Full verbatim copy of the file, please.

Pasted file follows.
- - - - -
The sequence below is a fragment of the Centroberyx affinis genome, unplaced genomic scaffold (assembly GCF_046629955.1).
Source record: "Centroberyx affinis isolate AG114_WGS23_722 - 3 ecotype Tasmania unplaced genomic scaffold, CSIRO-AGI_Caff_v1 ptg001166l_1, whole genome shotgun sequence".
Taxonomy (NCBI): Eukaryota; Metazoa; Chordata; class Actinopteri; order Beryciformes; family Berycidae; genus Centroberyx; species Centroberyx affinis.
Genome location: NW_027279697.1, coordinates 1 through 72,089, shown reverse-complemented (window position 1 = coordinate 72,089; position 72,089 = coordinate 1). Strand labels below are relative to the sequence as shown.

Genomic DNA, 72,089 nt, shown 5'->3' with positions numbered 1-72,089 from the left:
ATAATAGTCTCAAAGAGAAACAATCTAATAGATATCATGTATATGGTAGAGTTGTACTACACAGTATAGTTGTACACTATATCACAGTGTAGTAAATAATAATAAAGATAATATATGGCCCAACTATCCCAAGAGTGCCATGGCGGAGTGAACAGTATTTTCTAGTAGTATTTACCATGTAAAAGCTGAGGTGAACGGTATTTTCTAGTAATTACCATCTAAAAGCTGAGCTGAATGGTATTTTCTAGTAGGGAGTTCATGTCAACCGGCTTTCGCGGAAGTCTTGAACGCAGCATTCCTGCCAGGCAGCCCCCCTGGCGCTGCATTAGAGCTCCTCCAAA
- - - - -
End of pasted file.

The sequence below is a fragment of the Centroberyx affinis genome, unplaced genomic scaffold (assembly GCF_046629955.1).
Source record: "Centroberyx affinis isolate AG114_WGS23_722 - 3 ecotype Tasmania unplaced genomic scaffold, CSIRO-AGI_Caff_v1 ptg001166l_1, whole genome shotgun sequence".
Taxonomy (NCBI): Eukaryota; Metazoa; Chordata; class Actinopteri; order Beryciformes; family Berycidae; genus Centroberyx; species Centroberyx affinis.
Genome location: NW_027279697.1, coordinates 1 through 72,089, shown reverse-complemented (window position 1 = coordinate 72,089; position 72,089 = coordinate 1). Strand labels below are relative to the sequence as shown.

Genomic DNA, 72,089 nt, shown 5'->3' with positions numbered 1-72,089 from the left:
ATAATAGTCTCAAAGAGAAACAATCTAATAGATATCATGTATATGGTAGAGTTGTACTACACAGTATAGTTGTACACTATATCACAGTGTAGTAAATAATAATAAAGATAATATATGGCCCAACTATCCCAAGAGTGCCATGGCGGAGTGAACAGTATTTTCTAGTAGTATTTACCATGTAAAAGCTGAGGTGAACGGTATTTTCTAGTAATTACCATCTAAAAGCTGAGCTGAATGGTATTTTCTAGTAGGGAGTTCATGTCAACCGGCTTTCGCGGAAGTCTTGAACGCAGCATTCCTGCCAGGCAGCCCCCCTGGCGCTGCATTAGAGCTCCTCCAAA